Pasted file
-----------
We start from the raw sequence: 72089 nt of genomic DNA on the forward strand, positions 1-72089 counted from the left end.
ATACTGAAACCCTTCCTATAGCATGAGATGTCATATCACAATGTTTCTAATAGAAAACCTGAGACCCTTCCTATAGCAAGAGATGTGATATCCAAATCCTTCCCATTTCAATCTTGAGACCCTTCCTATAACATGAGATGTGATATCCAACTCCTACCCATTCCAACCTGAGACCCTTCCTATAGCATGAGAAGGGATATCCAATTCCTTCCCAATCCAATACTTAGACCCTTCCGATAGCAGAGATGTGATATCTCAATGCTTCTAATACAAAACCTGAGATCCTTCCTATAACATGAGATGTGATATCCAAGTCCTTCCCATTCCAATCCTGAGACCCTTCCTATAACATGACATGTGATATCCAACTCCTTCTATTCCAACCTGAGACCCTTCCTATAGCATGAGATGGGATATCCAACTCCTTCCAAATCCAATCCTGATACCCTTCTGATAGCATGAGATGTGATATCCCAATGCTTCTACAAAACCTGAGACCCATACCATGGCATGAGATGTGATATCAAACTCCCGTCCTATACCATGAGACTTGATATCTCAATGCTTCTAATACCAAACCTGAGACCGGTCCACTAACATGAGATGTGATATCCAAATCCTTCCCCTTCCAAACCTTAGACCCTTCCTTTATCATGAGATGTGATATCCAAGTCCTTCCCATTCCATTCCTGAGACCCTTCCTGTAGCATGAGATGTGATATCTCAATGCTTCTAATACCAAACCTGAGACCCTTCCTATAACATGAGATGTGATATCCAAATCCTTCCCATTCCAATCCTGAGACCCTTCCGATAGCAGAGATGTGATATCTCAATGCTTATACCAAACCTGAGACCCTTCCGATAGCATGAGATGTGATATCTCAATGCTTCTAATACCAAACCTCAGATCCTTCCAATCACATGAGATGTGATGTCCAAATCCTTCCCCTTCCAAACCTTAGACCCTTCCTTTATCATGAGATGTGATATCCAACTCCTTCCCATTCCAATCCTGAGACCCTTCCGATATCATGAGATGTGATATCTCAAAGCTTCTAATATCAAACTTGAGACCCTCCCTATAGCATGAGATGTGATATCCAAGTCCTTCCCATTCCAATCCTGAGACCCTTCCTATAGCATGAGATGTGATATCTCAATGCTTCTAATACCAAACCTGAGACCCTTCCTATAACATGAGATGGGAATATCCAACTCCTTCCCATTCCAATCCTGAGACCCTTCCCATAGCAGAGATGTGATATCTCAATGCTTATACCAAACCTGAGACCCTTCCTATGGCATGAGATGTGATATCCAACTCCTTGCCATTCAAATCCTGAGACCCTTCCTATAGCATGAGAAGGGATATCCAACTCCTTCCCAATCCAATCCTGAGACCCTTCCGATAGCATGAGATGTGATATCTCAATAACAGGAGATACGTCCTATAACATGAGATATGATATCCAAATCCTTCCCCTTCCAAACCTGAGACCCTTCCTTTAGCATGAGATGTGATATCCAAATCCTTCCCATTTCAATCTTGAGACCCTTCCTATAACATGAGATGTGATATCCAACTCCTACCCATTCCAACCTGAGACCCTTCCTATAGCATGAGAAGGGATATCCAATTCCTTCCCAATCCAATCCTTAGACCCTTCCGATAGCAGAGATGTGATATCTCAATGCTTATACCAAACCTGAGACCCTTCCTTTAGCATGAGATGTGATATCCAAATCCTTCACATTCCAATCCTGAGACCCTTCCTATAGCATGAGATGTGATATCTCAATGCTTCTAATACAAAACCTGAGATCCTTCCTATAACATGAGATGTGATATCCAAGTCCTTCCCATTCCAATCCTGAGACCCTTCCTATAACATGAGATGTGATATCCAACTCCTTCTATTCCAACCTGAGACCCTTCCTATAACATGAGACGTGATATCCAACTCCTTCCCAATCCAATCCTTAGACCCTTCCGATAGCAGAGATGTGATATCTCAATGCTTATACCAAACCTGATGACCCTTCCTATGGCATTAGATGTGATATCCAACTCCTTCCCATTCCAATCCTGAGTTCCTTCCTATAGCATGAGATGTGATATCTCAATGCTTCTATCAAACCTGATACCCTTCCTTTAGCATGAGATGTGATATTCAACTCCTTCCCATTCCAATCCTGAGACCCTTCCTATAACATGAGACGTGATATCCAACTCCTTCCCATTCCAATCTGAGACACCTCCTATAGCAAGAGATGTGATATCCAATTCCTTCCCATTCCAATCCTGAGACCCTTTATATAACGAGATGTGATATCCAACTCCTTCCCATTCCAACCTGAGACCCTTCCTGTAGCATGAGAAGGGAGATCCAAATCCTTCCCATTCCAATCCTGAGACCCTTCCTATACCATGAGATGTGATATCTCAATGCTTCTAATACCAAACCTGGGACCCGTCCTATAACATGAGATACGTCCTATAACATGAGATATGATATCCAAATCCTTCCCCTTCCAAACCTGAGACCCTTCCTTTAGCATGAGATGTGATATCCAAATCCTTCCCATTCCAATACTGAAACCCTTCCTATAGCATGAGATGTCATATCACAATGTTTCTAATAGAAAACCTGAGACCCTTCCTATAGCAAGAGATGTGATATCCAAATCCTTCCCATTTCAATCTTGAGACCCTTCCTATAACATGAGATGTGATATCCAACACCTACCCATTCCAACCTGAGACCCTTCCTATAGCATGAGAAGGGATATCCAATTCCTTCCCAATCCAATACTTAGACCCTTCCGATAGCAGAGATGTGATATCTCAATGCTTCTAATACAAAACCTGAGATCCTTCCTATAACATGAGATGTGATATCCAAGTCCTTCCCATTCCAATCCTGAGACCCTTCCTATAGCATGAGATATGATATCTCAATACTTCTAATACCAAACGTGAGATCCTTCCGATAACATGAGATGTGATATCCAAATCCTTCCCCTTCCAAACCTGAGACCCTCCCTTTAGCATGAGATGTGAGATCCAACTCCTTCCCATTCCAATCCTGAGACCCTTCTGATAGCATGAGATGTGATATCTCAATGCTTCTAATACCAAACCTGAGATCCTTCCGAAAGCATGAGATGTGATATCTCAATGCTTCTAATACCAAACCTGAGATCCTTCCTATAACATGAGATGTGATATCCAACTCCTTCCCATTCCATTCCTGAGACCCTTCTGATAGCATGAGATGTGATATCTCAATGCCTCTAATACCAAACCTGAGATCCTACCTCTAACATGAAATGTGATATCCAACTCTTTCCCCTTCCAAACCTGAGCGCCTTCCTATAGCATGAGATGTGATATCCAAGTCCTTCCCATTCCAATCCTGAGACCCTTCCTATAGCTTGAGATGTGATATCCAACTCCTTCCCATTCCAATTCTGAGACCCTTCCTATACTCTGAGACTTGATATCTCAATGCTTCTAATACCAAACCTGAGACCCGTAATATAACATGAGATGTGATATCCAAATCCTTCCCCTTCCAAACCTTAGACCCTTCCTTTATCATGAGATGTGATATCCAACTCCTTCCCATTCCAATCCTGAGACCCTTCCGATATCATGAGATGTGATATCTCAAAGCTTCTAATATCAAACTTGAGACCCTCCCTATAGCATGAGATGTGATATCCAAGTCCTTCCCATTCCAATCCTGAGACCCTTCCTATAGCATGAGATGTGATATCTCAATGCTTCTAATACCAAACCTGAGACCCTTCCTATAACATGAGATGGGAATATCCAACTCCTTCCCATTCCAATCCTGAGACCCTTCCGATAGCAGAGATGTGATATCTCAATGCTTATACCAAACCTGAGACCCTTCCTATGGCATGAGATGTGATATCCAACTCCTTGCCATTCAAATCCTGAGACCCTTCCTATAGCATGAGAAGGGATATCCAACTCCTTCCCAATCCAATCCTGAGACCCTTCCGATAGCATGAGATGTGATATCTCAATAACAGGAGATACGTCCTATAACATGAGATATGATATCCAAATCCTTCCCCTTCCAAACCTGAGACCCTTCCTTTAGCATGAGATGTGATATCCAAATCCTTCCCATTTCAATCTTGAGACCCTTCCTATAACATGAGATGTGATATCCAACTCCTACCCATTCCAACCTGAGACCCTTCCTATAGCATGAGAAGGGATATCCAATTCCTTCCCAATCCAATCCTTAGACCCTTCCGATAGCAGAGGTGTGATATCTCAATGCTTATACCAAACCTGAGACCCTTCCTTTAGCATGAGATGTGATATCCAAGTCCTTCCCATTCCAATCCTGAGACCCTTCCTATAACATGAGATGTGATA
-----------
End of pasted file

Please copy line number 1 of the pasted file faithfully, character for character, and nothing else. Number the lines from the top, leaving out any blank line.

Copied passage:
We start from the raw sequence: 72089 nt of genomic DNA on the forward strand, positions 1-72089 counted from the left end.